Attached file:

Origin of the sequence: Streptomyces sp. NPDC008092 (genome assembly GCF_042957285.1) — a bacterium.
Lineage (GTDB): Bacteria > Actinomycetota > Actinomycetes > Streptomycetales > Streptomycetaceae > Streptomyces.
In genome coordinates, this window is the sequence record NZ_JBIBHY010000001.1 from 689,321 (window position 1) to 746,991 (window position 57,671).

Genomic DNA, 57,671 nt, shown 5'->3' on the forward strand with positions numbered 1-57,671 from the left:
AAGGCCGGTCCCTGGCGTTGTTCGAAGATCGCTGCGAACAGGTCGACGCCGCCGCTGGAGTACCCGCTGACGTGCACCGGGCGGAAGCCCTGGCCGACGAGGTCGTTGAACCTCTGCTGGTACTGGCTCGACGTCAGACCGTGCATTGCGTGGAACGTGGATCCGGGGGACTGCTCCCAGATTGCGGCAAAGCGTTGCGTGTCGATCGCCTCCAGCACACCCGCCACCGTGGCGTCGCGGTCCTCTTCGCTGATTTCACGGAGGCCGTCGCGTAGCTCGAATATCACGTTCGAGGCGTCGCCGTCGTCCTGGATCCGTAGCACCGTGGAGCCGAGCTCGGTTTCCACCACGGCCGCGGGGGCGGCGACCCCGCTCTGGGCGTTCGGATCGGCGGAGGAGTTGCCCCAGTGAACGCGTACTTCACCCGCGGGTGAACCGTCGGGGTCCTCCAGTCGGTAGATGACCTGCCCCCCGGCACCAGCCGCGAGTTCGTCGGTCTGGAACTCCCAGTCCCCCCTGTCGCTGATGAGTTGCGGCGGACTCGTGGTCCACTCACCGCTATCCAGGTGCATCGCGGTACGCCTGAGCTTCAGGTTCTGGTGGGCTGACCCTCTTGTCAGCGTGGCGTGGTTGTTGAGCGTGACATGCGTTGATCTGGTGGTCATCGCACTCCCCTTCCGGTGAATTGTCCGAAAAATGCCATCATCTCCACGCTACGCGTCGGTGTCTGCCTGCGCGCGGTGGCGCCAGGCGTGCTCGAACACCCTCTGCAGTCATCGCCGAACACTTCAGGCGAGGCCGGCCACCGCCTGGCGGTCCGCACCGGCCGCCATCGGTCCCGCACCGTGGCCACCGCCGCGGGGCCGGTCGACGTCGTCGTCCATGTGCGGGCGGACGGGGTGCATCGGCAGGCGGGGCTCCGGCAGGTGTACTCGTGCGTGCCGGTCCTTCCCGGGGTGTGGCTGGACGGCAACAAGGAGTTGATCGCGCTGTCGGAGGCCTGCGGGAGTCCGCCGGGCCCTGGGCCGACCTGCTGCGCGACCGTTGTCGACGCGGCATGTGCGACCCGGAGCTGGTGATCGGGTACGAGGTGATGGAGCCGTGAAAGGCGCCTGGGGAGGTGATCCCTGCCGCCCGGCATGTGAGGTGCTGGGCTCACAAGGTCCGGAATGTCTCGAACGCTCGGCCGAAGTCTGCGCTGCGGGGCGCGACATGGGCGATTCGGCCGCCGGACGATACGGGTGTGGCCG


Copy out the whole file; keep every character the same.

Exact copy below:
Origin of the sequence: Streptomyces sp. NPDC008092 (genome assembly GCF_042957285.1) — a bacterium.
Lineage (GTDB): Bacteria > Actinomycetota > Actinomycetes > Streptomycetales > Streptomycetaceae > Streptomyces.
In genome coordinates, this window is the sequence record NZ_JBIBHY010000001.1 from 689,321 (window position 1) to 746,991 (window position 57,671).

Genomic DNA, 57,671 nt, shown 5'->3' on the forward strand with positions numbered 1-57,671 from the left:
AAGGCCGGTCCCTGGCGTTGTTCGAAGATCGCTGCGAACAGGTCGACGCCGCCGCTGGAGTACCCGCTGACGTGCACCGGGCGGAAGCCCTGGCCGACGAGGTCGTTGAACCTCTGCTGGTACTGGCTCGACGTCAGACCGTGCATTGCGTGGAACGTGGATCCGGGGGACTGCTCCCAGATTGCGGCAAAGCGTTGCGTGTCGATCGCCTCCAGCACACCCGCCACCGTGGCGTCGCGGTCCTCTTCGCTGATTTCACGGAGGCCGTCGCGTAGCTCGAATATCACGTTCGAGGCGTCGCCGTCGTCCTGGATCCGTAGCACCGTGGAGCCGAGCTCGGTTTCCACCACGGCCGCGGGGGCGGCGACCCCGCTCTGGGCGTTCGGATCGGCGGAGGAGTTGCCCCAGTGAACGCGTACTTCACCCGCGGGTGAACCGTCGGGGTCCTCCAGTCGGTAGATGACCTGCCCCCCGGCACCAGCCGCGAGTTCGTCGGTCTGGAACTCCCAGTCCCCCCTGTCGCTGATGAGTTGCGGCGGACTCGTGGTCCACTCACCGCTATCCAGGTGCATCGCGGTACGCCTGAGCTTCAGGTTCTGGTGGGCTGACCCTCTTGTCAGCGTGGCGTGGTTGTTGAGCGTGACATGCGTTGATCTGGTGGTCATCGCACTCCCCTTCCGGTGAATTGTCCGAAAAATGCCATCATCTCCACGCTACGCGTCGGTGTCTGCCTGCGCGCGGTGGCGCCAGGCGTGCTCGAACACCCTCTGCAGTCATCGCCGAACACTTCAGGCGAGGCCGGCCACCGCCTGGCGGTCCGCACCGGCCGCCATCGGTCCCGCACCGTGGCCACCGCCGCGGGGCCGGTCGACGTCGTCGTCCATGTGCGGGCGGACGGGGTGCATCGGCAGGCGGGGCTCCGGCAGGTGTACTCGTGCGTGCCGGTCCTTCCCGGGGTGTGGCTGGACGGCAACAAGGAGTTGATCGCGCTGTCGGAGGCCTGCGGGAGTCCGCCGGGCCCTGGGCCGACCTGCTGCGCGACCGTTGTCGACGCGGCATGTGCGACCCGGAGCTGGTGATCGGGTACGAGGTGATGGAGCCGTGAAAGGCGCCTGGGGAGGTGATCCCTGCCGCCCGGCATGTGAGGTGCTGGGCTCACAAGGTCCGGAATGTCTCGAACGCTCGGCCGAAGTCTGCGCTGCGGGGCGCGACATGGGCGATTCGGCCGCCGGACGATACGGGTGTGGCCG